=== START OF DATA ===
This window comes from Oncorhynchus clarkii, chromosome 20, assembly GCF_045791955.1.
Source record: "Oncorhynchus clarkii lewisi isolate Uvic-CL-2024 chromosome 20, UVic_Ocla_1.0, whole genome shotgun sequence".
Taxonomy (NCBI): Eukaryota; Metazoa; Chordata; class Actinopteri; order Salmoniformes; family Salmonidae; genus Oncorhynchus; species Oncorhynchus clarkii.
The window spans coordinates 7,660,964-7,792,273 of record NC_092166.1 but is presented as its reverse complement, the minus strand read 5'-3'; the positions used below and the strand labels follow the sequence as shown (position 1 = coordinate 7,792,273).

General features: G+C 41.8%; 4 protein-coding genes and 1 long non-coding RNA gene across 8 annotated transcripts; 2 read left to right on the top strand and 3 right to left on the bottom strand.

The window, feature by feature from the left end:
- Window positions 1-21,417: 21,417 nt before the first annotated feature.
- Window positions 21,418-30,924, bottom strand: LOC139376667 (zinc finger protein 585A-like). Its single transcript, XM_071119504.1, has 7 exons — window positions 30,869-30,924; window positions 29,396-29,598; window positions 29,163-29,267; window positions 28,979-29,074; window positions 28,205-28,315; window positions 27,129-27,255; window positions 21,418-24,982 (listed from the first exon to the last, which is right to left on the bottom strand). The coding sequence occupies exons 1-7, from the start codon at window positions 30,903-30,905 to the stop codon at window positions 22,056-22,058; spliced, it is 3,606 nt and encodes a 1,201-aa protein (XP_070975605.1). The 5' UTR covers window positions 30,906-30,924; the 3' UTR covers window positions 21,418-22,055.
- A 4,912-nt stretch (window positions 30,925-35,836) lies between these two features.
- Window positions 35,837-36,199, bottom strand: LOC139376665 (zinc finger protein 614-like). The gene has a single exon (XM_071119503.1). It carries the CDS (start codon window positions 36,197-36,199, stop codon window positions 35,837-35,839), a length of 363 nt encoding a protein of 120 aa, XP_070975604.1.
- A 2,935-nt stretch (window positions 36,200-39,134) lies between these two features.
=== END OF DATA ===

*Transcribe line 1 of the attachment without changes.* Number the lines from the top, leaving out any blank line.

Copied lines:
This window comes from Oncorhynchus clarkii, chromosome 20, assembly GCF_045791955.1.